Environmental Microbiology Essay

Detection of plasmids in arsenic (As) resistant bacteria isolated from As- contaminated groundwater Minima Rain and Pink Sara* Department of Biotechnology, Indian Institute of Technology, Khartoum, West Bengal-721302, India [email protected] Com, Ph: +91 8348523016 Abstract Role of plasmids in conferring resistance to several heavy metals and antibiotics to naturally occurring bacteria is well known. In contaminated environments, presence of metal resistant genes on plasmids often provide the other bacteria within the name niche to acquire the necessary genes at times of severe (metal) stress.

Several arsenic (As) resistant bacterial strains were isolated from contaminated groundwater samples collected from Chad and Barajas districts of West Bengal and Gorham district of Assam. All the isolated bacteria were identified by ASS RNA gene sequencing. The phylogeny analysis of the strains using ASS radar sequence revealed strains to be under the genus Cacciatore, Counteracted, Rhizome, Interacted and Orthodontics. Isolated bacteria were tested for the presence of lassies using the modified alkaline lists method.

The study revealed that the frequency of the occurrence of plasmids in arsenic resistant bacteria was more than that in the common bacteria. In the present study, fifty seven As resistant bacterial isolates were screened for presence of plasmids within and twenty nine of them were found positive. The size of the plasmid Dana were between 4 to 11 KGB. All the plasmid bearing isolates showed elevated tolerance towards arsenate and arsenate (MAT 400 mm and 20 mm respectively) while tolerance to other heavy metals like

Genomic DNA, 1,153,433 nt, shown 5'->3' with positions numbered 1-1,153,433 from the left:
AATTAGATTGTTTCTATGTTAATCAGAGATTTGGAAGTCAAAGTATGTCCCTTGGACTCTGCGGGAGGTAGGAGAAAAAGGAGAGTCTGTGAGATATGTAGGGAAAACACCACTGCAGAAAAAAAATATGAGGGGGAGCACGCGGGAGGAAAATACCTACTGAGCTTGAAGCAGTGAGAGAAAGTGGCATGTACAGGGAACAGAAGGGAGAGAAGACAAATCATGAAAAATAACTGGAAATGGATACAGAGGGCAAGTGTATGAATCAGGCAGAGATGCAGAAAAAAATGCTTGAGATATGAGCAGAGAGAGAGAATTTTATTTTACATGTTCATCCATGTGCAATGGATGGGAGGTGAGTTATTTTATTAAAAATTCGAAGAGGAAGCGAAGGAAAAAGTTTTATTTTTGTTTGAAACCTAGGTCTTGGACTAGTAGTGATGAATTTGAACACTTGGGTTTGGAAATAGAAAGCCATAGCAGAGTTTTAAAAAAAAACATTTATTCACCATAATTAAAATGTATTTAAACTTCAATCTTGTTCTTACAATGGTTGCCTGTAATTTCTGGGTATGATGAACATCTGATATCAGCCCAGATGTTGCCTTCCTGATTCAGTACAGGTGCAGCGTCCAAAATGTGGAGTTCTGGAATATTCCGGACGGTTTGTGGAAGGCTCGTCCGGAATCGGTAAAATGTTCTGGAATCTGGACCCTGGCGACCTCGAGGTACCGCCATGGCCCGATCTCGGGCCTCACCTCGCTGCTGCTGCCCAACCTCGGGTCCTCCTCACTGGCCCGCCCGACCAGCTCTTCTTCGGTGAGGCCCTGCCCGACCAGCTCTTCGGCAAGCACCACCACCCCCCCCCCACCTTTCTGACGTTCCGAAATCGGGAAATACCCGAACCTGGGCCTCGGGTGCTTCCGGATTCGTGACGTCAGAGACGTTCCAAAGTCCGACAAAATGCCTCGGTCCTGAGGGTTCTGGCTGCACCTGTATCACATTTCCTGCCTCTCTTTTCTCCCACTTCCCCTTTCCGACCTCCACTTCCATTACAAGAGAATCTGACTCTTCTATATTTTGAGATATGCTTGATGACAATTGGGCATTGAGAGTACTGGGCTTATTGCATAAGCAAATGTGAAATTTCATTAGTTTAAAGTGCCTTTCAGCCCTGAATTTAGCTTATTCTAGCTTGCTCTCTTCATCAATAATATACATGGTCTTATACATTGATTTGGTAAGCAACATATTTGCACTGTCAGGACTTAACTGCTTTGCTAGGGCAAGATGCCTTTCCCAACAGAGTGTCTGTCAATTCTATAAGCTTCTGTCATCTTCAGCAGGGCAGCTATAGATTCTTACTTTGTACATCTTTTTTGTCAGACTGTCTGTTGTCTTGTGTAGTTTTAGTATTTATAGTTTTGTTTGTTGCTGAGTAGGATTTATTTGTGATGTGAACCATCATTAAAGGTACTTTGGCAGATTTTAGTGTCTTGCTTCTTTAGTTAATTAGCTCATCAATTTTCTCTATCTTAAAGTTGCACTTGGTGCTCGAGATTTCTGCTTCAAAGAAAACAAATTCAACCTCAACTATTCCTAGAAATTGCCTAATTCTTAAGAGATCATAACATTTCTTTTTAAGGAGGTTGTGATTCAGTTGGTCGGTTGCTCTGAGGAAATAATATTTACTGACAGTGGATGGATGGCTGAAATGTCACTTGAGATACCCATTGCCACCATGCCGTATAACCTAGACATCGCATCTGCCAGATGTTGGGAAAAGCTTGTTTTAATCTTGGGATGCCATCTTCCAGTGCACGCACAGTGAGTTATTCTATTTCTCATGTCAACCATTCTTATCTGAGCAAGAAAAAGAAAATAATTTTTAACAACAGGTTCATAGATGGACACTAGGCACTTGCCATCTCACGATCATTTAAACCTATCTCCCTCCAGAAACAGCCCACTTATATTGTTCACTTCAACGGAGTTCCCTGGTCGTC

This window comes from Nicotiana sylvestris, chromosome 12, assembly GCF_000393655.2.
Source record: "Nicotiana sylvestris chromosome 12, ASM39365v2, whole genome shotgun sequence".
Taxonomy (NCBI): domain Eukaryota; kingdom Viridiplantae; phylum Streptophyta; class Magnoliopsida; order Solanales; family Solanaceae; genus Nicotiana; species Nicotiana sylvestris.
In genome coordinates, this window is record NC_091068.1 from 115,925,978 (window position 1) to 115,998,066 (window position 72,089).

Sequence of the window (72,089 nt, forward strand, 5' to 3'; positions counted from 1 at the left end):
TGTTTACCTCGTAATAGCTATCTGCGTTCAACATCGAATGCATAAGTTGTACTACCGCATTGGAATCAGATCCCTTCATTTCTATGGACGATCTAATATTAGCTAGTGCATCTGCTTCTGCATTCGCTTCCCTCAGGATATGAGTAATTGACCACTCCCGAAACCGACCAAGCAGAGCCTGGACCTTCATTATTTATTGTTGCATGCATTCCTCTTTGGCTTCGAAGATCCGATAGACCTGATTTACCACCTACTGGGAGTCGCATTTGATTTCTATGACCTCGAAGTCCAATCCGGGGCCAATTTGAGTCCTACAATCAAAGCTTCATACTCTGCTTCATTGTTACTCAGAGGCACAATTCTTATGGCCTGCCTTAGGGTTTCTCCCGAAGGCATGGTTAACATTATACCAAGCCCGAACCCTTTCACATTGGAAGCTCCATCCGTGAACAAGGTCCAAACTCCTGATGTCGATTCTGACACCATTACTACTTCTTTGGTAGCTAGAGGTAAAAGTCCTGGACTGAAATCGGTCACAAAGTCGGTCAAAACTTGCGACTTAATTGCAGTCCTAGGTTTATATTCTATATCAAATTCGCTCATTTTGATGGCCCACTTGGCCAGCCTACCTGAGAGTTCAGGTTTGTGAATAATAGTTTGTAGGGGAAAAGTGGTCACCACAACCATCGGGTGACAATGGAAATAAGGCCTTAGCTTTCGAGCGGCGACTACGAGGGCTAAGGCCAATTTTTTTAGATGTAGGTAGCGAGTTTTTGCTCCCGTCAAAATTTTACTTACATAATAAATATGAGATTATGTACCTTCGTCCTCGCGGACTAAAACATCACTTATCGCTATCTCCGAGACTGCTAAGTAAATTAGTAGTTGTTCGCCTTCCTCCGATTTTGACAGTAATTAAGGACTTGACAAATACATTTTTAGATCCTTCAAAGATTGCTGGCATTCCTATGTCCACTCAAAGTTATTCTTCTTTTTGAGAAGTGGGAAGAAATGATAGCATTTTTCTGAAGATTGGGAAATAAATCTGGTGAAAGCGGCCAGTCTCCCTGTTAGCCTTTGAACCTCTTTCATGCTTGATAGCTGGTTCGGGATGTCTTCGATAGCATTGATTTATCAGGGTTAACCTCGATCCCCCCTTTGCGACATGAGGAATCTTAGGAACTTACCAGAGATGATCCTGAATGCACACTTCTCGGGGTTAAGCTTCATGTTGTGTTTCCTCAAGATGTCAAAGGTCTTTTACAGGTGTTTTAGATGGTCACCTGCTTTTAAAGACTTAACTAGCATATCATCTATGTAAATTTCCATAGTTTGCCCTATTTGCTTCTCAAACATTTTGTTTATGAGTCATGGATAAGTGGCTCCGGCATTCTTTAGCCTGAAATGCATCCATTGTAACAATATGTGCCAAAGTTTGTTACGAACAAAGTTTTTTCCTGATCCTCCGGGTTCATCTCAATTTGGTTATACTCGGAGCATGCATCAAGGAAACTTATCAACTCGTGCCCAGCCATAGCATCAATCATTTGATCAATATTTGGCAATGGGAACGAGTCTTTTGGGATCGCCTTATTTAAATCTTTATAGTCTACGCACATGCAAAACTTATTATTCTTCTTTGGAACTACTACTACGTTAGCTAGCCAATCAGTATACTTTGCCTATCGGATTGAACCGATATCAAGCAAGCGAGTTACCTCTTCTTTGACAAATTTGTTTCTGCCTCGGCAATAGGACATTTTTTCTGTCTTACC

Cue+, CDC+, Cry+ and Pub+ (MAT < 3 mm) was moderate. Plasmid bearing isolates were tested for their resistance against five antibiotics, out of which all except one were found to be resistant against inclining. Plasmid curing was successfully carried out with Debt for few isolates. Compared to wild cured strains showed sensitivity towards inclining and arsenic, suggesting the possible role of plasmids in conferring arsenic resistance. This result was supported by the PC amplification of cytoplasm arsenate oxides (kabob) gene involved in arsenic resistance.